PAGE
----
As US agents pre­pare to ar­rest ‘thou­sands,’ mi­grants live in fear

Mindanao Times - - CLASSIFIED ADS -

THOU­SANDS of un­doc­u­mented im­mi­grants were wait­ing in fear and un­cer­tainty ahead of na­tion­wide raids Sun­day that Pres­i­dent Don­ald Trump said would lead to a wave of ex­pul­sions.

Demon­stra­tors in dozens of cities protested the planned raids, and lo­cal and state of­fi­cials called for re­straint, but to no ef­fect.

Be­fore dawn on Sun­day, agents from Im­mi­gra­tion and Cus­toms En­force­ment (ICE) are ex­pected to hit the streets of at least 10 ma­jor Amer­i­can cities with plans to ar­rest some 2,000 un­doc­u­mented mi­grants who en­tered the United States re­cently.

The scope of the op­er­a­tion ap­pears far more mod­est than the “mil­lions” Trump had promised would be de­tained and ex­pelled when he first men­tioned the raids -- and sub­se­quently post­poned -- last month.

But that has not eased the an­guish felt by those who fear they might be tar­geted.

Adding to their con­cerns are me­dia re­ports that ICE agents are pre­pared to scoop up not just those tar­geted by re­moval or­ders but also other un­doc­u­mented mi­grants that agents may come upon in­ci­den­tally.

That, po­ten­tially, could in­clude some mi­grants who have been in the coun­try for years, with homes, jobs and chil­dren who are US cit­i­zens. - ‘It’s trau­ma­tiz­ing’ “This un­cer­tainty, this fear, is wreak­ing havoc,” Chicago Mayor Lori Light­foot said on CNN. “It’s trau­ma­tiz­ing peo­ple.”

Trump in­sisted on Fri­day that “most may­ors” want the raids.

“Most may­ors do. You know why? They don’t want to have crimes in their cities,” he said, re­peat­ing his fre­quent -- and in­cor­rect -- as­ser­tion that mi­grants are more likely to be crim­i­nals than na­tive-born Amer­i­cans.

Sev­eral may­ors have ex­pressed con­cern about the fed­eral op­er­a­tion.

Mi­ami Mayor Fran­cis Suarez pointed out that in 2018, his first year in of­fice, his Florida city ex­pe­ri­enced its “low­est homi­cide rate in 51 years -- so I don’t un­der­stand the ra­tio­nale for choosing Mi­ami.”

“It doesn’t make it eas­ier for us, as may­ors, to keep our cit­i­zens and those who are in our city ... quiet and calm.”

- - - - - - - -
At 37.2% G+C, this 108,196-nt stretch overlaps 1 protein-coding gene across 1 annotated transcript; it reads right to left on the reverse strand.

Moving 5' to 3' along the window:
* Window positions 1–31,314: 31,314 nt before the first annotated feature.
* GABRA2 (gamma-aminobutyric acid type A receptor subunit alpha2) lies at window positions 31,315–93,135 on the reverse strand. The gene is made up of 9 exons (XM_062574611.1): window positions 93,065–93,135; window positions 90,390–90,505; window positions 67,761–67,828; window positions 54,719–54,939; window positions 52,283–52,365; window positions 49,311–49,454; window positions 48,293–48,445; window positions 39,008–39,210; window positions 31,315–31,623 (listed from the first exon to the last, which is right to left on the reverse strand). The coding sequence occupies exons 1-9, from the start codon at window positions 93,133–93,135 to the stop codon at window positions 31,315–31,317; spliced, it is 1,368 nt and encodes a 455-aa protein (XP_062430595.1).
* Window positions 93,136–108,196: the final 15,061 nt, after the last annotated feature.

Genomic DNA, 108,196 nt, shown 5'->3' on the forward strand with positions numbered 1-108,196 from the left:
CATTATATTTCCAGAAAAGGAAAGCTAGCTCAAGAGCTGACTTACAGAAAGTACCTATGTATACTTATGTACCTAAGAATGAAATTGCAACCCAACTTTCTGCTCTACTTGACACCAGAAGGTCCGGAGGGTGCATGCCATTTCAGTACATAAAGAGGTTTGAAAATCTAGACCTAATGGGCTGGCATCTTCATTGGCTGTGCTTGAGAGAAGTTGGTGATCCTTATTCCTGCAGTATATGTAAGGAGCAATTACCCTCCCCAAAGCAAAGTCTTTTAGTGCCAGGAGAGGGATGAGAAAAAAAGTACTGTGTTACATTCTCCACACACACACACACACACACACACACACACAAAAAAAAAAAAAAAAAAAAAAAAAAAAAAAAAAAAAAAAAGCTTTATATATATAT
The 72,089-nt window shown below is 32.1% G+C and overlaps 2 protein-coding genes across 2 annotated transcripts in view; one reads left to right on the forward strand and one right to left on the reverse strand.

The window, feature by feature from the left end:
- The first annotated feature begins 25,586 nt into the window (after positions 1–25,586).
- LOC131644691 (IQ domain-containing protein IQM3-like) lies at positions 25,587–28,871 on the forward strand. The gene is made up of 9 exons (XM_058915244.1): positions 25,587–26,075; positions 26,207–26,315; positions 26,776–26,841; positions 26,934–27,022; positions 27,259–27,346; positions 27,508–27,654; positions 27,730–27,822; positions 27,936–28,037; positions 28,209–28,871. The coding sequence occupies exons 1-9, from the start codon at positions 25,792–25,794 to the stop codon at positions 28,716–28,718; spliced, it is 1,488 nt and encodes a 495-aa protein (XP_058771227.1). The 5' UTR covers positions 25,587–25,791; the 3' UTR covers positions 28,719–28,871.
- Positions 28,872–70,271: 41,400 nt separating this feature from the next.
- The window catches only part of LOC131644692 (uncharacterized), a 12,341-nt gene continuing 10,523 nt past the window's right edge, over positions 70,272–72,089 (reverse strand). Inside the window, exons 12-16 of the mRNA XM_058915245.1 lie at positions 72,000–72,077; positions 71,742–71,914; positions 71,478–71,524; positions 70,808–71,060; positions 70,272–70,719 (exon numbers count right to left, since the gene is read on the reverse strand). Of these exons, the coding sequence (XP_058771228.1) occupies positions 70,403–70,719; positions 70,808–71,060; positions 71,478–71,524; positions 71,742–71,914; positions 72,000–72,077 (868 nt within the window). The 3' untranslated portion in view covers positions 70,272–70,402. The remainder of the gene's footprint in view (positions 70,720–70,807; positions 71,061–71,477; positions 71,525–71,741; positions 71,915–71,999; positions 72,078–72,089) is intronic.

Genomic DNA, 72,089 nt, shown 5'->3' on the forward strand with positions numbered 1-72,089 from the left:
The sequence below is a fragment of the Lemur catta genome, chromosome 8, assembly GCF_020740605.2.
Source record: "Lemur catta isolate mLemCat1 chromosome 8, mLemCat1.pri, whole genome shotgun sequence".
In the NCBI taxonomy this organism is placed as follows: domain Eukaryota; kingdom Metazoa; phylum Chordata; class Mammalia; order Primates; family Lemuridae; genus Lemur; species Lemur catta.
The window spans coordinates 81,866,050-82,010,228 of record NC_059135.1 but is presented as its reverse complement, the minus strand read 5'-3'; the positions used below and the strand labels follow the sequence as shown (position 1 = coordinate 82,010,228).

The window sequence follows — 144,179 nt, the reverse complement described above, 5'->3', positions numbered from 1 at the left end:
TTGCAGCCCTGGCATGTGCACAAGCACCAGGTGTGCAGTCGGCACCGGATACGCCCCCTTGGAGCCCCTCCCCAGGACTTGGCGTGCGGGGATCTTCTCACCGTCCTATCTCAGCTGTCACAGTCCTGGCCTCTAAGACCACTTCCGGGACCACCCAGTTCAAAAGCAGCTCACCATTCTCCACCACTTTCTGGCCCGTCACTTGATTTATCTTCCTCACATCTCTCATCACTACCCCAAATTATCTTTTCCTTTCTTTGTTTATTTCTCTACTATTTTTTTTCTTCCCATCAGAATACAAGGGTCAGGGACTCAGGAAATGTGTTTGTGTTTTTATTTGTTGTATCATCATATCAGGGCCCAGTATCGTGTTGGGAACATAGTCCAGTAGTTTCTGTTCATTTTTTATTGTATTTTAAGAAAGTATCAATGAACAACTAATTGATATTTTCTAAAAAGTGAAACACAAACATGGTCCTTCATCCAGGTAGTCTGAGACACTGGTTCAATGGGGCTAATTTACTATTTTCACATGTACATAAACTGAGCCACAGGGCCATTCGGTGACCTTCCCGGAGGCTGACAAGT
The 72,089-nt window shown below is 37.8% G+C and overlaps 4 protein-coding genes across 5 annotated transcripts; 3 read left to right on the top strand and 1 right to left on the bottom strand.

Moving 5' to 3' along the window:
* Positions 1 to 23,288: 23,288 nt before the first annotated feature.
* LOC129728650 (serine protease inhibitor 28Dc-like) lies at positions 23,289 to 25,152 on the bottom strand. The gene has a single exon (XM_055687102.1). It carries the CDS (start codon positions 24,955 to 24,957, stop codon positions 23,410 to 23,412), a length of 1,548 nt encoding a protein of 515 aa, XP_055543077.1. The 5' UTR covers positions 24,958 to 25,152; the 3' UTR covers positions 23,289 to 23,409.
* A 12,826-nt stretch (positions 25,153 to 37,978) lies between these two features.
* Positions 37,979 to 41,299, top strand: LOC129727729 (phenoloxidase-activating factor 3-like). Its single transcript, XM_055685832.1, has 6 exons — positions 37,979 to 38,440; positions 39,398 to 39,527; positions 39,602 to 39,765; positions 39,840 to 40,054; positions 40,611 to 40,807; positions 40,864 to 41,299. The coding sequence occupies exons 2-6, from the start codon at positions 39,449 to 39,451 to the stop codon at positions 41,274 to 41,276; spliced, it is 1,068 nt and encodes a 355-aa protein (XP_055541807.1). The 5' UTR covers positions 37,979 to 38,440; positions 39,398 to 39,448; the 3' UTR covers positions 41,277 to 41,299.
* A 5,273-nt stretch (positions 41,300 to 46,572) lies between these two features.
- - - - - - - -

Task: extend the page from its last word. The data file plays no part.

- ‘A po­lit­i­cal act’ - Some city of­fi­cials, as well as pro-mi­grant and civil rights groups, have sought to ed­u­cate those who might be tar­geted on their rights in the event of a raid.

“We’re ask­ing peo­ple, if you are in fear of de­por­ta­tion, to stay in on Sun­day, to travel in groups,” At­lanta Mayor Keisha Bot­toms said on CNN. If “some­one comes to your door, please don’t open the door un­less they have a war­rant.”

New York Mayor Bill de Bla­sio told MSNBC he sees the raids as “a po­lit­i­cal act to con­vince a lot of peo­ple in Amer­ica that im­mi­grants are the prob­lem.”

Like many other city of­fi­cials, he fears the ag­gres­sive roundup could in­tim­i­date mi­grants, mak­ing them less likely in fu­ture to co­op­er­ate with lo­cal po­lice, thus mak­ing it harder to en­sure pub­lic safety. - Mil­lions ‘in line’ “We have mil­lions of peo­ple stand­ing in line wait­ing to be­come cit­i­zens of this coun­try,” Trump said Fri­day.

He said it would be un­fair to them if oth­ers could sim­ply cross the bor­der in an at­tempt to gain the priv­i­leges of Amer­i­can life.

But the im­pend­ing raids have raised con­cerns about how a new in­flux could af­fect fed­eral de­ten­tion cen­ters al­ready badly over­crowded.

The United States has been strug­gling for more than a year with a mi­gra­tion cri­sis on its south­ern bor­der, as thou­sands of peo­ple stream into the US each month, mostly from Cen­tral Amer­i­can coun­tries riven by vi­o­lence and poverty.

The num­ber of un­doc­u­mented ar­rivals to­taled more than 100,000 last month -- down 28 per­cent from May but still at a “crit­i­cal” level, ac­cord­ing to the De­part­ment of Home­land Se­cu­rity.

On Fri­day and Satur­day, dozens of protests were or­ga­nized across the coun­try by groups de­mand­ing the clos­ing of over­crowded de­ten­tion cen­ters and op­pos­ing the planned raids.

- Req­ui­si­tion­ing ho­tels? Sev­eral Amer­i­can news out­lets have re­ported on cen­ters hold­ing young chil­dren, sep­a­rated from their par­ents, in crowded and un­hy­gienic con­di­tions.

US of­fi­cials have ac­knowl­edged the over­crowd­ing but in­sisted they are do­ing their best to pro­vide de­cent con­di­tions.

Some re­ports Satur­day sug­gested that ICE might have to req­ui­si­tion ho­tel rooms to ac­com­mo­date those de­tained in the up­com­ing raids.

A ma­jor ho­tel chain, Mar­riott In­ter­na­tional, was asked by AFP whether it had been con­tacted by the gov­ern­ment.

It said it had not yet been con­tacted, but added, “Mar­riott has made the de­ci­sion to de­cline any re­quests to use our ho­tels as de­ten­tion fa­cil­i­ties.” Agence France-Presse

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